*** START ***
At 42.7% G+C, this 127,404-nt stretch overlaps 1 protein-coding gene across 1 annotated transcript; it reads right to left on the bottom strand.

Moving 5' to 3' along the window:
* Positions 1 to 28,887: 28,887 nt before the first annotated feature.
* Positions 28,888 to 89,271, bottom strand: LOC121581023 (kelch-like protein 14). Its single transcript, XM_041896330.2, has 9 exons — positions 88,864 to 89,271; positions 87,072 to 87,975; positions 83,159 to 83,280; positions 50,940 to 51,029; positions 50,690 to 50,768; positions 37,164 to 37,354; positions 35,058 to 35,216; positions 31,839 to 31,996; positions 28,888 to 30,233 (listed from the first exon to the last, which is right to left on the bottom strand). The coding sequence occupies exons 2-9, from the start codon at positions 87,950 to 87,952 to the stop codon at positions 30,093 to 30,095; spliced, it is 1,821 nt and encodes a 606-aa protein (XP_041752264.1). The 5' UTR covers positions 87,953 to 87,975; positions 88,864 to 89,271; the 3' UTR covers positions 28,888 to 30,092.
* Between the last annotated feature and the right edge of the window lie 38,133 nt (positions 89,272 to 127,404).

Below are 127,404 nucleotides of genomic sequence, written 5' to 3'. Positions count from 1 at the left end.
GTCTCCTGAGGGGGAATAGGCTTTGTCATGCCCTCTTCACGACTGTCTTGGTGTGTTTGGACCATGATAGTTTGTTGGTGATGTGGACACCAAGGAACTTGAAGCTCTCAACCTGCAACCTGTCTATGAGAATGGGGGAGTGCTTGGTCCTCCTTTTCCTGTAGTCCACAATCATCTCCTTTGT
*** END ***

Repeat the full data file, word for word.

At 42.7% G+C, this 127,404-nt stretch overlaps 1 protein-coding gene across 1 annotated transcript; it reads right to left on the bottom strand.

Moving 5' to 3' along the window:
* Positions 1 to 28,887: 28,887 nt before the first annotated feature.
* Positions 28,888 to 89,271, bottom strand: LOC121581023 (kelch-like protein 14). Its single transcript, XM_041896330.2, has 9 exons — positions 88,864 to 89,271; positions 87,072 to 87,975; positions 83,159 to 83,280; positions 50,940 to 51,029; positions 50,690 to 50,768; positions 37,164 to 37,354; positions 35,058 to 35,216; positions 31,839 to 31,996; positions 28,888 to 30,233 (listed from the first exon to the last, which is right to left on the bottom strand). The coding sequence occupies exons 2-9, from the start codon at positions 87,950 to 87,952 to the stop codon at positions 30,093 to 30,095; spliced, it is 1,821 nt and encodes a 606-aa protein (XP_041752264.1). The 5' UTR covers positions 87,953 to 87,975; positions 88,864 to 89,271; the 3' UTR covers positions 28,888 to 30,092.
* Between the last annotated feature and the right edge of the window lie 38,133 nt (positions 89,272 to 127,404).

Below are 127,404 nucleotides of genomic sequence, written 5' to 3'. Positions count from 1 at the left end.
GTCTCCTGAGGGGGAATAGGCTTTGTCATGCCCTCTTCACGACTGTCTTGGTGTGTTTGGACCATGATAGTTTGTTGGTGATGTGGACACCAAGGAACTTGAAGCTCTCAACCTGCAACCTGTCTATGAGAATGGGGGAGTGCTTGGTCCTCCTTTTCCTGTAGTCCACAATCATCTCCTTTGT